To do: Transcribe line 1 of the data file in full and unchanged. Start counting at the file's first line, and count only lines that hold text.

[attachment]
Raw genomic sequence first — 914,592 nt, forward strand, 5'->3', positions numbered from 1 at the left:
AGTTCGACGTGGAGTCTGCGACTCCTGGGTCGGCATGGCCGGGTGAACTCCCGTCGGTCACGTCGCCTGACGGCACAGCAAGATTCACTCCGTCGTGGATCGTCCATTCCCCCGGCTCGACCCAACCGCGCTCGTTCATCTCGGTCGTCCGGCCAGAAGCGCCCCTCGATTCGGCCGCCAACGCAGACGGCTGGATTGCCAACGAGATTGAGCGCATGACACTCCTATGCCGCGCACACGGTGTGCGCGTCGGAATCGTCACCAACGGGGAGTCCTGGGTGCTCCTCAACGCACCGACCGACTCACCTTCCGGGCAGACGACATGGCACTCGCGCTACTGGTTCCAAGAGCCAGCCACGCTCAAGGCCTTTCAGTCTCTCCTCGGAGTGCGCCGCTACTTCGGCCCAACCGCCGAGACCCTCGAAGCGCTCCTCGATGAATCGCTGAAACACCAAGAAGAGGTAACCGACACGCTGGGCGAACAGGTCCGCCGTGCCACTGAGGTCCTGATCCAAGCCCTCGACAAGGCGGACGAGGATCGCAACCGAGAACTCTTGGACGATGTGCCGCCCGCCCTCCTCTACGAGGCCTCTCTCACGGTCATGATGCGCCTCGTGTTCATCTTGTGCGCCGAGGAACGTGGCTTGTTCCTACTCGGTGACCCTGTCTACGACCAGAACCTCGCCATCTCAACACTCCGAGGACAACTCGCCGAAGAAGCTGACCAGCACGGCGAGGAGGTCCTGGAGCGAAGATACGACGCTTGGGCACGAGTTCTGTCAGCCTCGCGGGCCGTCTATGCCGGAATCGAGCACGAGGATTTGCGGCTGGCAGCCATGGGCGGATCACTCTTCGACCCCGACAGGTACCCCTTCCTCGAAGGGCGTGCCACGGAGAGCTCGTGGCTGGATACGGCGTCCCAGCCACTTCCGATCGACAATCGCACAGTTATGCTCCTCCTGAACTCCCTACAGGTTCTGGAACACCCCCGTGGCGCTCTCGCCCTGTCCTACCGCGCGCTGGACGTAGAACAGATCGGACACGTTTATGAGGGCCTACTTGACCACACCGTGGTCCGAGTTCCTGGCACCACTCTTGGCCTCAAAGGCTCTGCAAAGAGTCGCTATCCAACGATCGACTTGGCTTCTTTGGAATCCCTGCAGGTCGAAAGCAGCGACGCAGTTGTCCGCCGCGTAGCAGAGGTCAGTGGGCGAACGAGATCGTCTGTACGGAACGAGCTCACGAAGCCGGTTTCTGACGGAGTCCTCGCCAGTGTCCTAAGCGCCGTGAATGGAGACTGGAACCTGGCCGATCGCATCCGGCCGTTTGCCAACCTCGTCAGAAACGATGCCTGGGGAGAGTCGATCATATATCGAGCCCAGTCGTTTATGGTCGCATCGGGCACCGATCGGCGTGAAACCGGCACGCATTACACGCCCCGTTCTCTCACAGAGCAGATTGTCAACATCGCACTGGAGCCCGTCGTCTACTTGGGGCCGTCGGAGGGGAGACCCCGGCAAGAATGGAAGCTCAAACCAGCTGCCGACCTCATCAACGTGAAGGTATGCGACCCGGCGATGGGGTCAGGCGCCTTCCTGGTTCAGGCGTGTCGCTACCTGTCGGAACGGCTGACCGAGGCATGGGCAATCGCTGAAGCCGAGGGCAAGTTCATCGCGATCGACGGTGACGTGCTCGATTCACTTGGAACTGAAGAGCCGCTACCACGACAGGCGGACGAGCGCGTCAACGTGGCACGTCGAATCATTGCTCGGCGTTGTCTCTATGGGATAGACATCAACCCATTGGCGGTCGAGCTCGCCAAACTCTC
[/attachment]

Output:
Raw genomic sequence first — 914,592 nt, forward strand, 5'->3', positions numbered from 1 at the left: